Colorado is one of several states to recently make marijuana legal for recreational use. While this is an exciting development for many that voted in favor of the legislation, it does not change the laws concerning driving under the influence. It is important for drivers in Colorado and other states passing recreational use laws that driving under the influence – even of marijuana – is still a big no-no, especially if they want to avoid costly tickets and possibly worse penalties.
How the Law Views Marijuana Use and Driving
There is no state in the U.S. where a driver can reasonably expect to drink alcohol and drive legally. The harsh penalties for drinking and driving are well known. However, many people do not realize that there are laws in place that prohibit the use of any drug or substance that impairs your ability to drive, whether they are prescription painkillers prescribed by your doctor, a martini or a joint.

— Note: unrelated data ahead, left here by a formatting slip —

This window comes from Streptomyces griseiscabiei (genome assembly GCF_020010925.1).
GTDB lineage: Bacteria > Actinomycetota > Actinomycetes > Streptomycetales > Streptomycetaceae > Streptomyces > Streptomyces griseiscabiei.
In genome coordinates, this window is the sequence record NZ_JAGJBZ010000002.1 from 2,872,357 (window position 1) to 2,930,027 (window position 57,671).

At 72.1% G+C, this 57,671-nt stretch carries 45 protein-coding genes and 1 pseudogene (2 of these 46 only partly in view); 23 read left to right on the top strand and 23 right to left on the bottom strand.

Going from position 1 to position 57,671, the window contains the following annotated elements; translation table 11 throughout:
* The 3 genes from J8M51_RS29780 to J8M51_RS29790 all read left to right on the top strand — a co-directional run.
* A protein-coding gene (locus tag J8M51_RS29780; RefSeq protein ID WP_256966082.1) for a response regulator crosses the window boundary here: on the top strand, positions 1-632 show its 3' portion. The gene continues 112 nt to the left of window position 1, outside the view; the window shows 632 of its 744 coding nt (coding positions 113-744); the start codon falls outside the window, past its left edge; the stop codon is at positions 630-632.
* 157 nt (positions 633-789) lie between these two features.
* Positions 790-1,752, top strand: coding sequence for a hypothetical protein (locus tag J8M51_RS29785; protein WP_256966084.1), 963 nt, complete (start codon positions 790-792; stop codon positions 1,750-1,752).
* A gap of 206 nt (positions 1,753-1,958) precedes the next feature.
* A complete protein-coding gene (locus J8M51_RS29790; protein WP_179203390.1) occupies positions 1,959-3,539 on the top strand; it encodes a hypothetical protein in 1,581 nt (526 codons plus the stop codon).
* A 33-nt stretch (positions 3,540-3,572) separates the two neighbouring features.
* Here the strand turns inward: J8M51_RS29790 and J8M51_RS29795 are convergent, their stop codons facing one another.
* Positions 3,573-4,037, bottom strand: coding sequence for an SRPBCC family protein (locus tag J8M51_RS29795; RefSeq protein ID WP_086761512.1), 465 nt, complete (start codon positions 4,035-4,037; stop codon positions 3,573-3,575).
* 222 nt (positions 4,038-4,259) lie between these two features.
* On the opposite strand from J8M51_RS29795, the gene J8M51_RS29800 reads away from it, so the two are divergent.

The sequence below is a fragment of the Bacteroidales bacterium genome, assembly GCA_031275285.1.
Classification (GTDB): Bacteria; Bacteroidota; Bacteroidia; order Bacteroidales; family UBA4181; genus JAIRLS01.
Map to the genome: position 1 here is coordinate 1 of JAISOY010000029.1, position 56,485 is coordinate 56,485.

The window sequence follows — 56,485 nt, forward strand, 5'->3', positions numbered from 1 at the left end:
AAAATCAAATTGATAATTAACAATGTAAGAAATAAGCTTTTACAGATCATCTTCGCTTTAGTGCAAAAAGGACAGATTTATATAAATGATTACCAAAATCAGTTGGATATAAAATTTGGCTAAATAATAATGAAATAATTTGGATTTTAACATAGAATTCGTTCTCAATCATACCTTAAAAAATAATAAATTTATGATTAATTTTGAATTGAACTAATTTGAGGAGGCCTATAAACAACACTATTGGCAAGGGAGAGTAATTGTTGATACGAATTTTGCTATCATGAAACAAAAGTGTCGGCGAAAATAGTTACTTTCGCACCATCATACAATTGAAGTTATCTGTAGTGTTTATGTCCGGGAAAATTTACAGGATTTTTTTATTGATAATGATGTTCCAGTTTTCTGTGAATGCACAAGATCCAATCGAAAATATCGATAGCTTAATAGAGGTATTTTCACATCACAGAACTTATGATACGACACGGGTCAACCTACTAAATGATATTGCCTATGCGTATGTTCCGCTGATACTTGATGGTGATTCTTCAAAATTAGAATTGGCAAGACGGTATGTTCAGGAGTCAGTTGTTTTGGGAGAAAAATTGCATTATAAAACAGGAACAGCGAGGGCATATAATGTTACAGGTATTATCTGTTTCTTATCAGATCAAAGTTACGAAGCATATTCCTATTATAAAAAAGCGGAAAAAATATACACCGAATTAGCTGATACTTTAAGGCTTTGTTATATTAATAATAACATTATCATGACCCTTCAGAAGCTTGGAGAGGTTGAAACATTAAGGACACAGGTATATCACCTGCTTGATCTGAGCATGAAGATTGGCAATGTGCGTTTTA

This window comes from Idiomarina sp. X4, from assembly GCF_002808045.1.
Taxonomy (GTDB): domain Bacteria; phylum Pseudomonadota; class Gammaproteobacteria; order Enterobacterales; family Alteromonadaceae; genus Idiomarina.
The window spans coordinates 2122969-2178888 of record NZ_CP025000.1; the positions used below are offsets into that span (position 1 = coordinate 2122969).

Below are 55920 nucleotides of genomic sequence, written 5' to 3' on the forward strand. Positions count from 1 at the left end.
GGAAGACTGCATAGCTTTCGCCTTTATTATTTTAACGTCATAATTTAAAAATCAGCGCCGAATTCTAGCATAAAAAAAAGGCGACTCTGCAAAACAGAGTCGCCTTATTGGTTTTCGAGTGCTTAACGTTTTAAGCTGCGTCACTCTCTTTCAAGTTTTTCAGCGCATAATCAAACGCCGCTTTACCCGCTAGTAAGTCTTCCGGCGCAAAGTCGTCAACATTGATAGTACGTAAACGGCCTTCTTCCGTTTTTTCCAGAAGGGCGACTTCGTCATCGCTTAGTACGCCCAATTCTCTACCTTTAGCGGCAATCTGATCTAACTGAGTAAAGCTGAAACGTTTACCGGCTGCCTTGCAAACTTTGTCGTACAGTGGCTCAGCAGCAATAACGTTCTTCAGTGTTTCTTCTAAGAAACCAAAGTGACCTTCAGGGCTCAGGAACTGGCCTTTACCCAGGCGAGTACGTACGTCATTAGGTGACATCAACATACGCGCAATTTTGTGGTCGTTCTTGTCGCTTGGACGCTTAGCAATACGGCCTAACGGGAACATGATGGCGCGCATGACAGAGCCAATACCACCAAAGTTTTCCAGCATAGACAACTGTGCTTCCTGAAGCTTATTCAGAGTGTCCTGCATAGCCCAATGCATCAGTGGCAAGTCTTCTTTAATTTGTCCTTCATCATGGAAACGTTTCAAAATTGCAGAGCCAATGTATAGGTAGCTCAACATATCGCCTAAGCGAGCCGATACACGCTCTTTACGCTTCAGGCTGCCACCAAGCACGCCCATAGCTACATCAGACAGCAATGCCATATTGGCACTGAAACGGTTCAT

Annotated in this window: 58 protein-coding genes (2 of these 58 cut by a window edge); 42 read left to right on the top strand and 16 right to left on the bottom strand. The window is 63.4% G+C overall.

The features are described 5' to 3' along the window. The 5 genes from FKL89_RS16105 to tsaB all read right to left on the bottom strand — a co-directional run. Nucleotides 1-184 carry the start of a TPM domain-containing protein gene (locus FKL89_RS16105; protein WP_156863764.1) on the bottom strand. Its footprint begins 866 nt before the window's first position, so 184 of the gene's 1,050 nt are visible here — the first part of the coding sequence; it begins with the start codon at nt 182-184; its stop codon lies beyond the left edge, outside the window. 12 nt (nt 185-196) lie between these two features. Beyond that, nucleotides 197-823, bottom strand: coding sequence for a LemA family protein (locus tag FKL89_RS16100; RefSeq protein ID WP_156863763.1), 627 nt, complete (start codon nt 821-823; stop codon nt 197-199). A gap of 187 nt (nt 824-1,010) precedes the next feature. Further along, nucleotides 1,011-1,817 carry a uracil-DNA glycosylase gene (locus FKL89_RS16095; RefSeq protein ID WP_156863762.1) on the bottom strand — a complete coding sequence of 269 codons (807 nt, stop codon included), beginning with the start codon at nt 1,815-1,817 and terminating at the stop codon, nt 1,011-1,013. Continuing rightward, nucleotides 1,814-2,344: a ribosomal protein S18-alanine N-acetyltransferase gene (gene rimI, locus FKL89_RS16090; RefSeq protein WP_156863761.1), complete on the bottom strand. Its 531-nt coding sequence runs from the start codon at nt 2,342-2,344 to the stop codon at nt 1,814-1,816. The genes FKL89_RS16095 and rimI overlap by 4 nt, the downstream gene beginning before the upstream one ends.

Some people are going to find this fact out the hard way, unfortunately. But one can hope that the billboards and public service announcements going up in recreational-use states will be enough to curtail the problem somewhat.
What Happens When You are Caught?
If a police officer tickets you for driving while impaired, it is important to understand that the legality of the drug is not considered a valid defense. You will need to defend yourself with a more sound legal argument, preferably with the help of a criminal defense attorney. While users may consider marijuana intoxication more benign than alcohol intoxication, there is no guarantee that the court will view it that way.
The good news is that the state must prove its case against you, which can be challenging. There are no current standards for measuring marijuana intoxication, as opposed to alcohol intoxication, where BAC levels are used. It is possible that the state could use urine or blood tests to prove the presence of the drug in your system. But marijuana stays in your system so long that it is difficult to prove this is indicative of use on a specific day. The state will need to use other evidence to demonstrate your guilt, such as the testimony of the officer.
An experienced criminal defense attorney will help you create a strong case against the state and the officer testimony. This is the surest way to avoid the consequences of a failed case – fines, penalties and criminal charges on your record.